With a last, lingering look, Father followed his longtime friend and co-worker into the tunnel.  He prayed with all his heart that Vincent was finding some kind of peace in the Chamber of the Falls.

*  *  *
                                                                     
“Oooo, that was wonderful.  Can I have another one?”  She batted her eyes at him and started to giggle again.
 
“You can have all you want, my heart,” he replied, chuckling with her.   He rained kissed over her eyes, cheeks, and mouth, and then straightened up, smiling down at her, happier than he had ever been in his entire life.  “Will anyone else be able to see you?”
 
She thought for awhile.  “Narcissa, certainly . . .  Jacob, maybe.  But no one else.  I’ll be like Elwood P. Dowd’s six-foot rabbit, Harvey.”
 
He stared at her quizzically.  “Elwood P. Dowd?  A six-foot rabbit?”
 
Laughing lightly, she explained, “I saw a movie on TV when I was about 13.  It was about a man who escaped the world by talking to an imaginary, six-foot rabbit.”
 
“I see,” he said, smiling at her happy face.
 
Suddenly she became serious.  “You’ll have to be careful, you know.  They thought Elwood was crazy and tried to have him committed.  If you’re seen talking to thin air when you’re by yourself, they might have thoughts about your sanity.”
 
“I’ll be very careful,” he said dryly.  “I know they are worried about me already, but how do I explain the change in my attitude?”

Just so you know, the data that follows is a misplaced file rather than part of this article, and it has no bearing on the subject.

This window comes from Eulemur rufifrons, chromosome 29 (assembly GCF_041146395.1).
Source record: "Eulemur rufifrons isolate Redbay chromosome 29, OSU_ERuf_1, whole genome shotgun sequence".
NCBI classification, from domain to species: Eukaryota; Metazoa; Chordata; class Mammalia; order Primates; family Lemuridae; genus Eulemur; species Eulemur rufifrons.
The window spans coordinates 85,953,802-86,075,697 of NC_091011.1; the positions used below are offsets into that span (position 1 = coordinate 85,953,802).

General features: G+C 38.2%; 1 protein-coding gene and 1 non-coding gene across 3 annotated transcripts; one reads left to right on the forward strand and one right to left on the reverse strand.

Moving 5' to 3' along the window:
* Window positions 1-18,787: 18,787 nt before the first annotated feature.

“Don’t.  Gradually become less sad.”
 
“But I won’t be able to,” he cried happily.  “I’m too jubilant to act sad.”  He pulled her tightly against him, almost squeezing the breath out of her.
 
Patting him on the chest, she said, “Well, do the best you can.  Now, let’s go see if Jacob can see me.”

*  *  *
                                                                   
Vincent left many a tunnel dweller gaping at his back as he jauntily strolled back to his chamber.  No matter how hard he tried, he couldn’t keep a broad smile from blossoming on his unique face at the most inopportune moments.  It was almost impossible for him not reach for Catherine’s hand.  She had to remonstrate with him several times before they reached his chamber.  At last they came to the safety of his room.  Looking back at the entrance, he commented, “I think I will have to have a door put in the entrance.  I’m going to need my privacy.”
 
Catherine was only interested in her son, and she went immediately to his cradle.  As she had hoped, Jacob was able to see her.  She bent over his crib, smiling at his wriggling antics as he bounced up and down holding on to the railing of his crib.  “Hi, Jacob, I’m your mommy.”  He squirmed even more, making the cot rock back and forth and grinned toothlessly at her.